Following on from my last post (again!) is the hopeful news that another Aboriginal language is being brought back from the dead.

Dharug was one of the dominant Aboriginal dialects in the Sydney region when British settlers arrived in 1788, but became extinct under the weight of colonisation.

Details of its demise are sketchy but linguists believe the last of the traditional Dharug speakers died in the late 19th Century, and their unique tongue only survives because of written records.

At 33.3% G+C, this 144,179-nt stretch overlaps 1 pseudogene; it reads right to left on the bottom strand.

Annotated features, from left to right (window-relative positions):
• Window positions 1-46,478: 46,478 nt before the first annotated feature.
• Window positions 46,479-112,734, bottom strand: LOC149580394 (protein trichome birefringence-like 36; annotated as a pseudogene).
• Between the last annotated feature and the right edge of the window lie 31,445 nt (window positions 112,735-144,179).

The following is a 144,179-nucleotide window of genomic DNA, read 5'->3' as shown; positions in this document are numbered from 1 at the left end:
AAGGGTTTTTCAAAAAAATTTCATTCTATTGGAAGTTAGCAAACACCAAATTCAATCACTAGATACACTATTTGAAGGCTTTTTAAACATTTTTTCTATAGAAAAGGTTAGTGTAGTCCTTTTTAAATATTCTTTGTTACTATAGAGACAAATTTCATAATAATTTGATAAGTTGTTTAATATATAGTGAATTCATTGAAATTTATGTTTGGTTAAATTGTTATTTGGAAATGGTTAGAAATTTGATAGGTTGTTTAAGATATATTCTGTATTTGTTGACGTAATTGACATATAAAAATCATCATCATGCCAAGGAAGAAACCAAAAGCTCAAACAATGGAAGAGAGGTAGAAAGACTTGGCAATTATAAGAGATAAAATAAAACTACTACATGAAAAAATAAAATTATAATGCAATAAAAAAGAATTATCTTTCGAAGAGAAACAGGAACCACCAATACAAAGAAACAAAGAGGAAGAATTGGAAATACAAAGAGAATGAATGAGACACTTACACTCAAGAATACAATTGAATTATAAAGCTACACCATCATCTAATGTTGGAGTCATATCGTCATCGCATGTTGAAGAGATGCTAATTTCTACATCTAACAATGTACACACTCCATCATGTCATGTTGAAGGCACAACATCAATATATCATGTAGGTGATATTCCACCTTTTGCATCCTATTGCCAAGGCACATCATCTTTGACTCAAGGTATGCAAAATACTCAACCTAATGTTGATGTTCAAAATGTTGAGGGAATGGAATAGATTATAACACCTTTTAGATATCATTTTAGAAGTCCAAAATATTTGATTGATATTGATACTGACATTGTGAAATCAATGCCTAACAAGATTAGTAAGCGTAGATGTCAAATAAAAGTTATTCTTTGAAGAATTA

In a remarkable comeback, Dharug now breathes again – its revitalisation helped by the efforts of staff at Chifley College’s Dunheved campus in Sydney.

The language is being taught partly through song, which I have mentioned previously as being a useful tool for language acquisition. It seems to be successful at this school, so their methods can hopefully be imitated in other places to promote the comeback of this Aboriginal language and others.

Read the rest of the article here.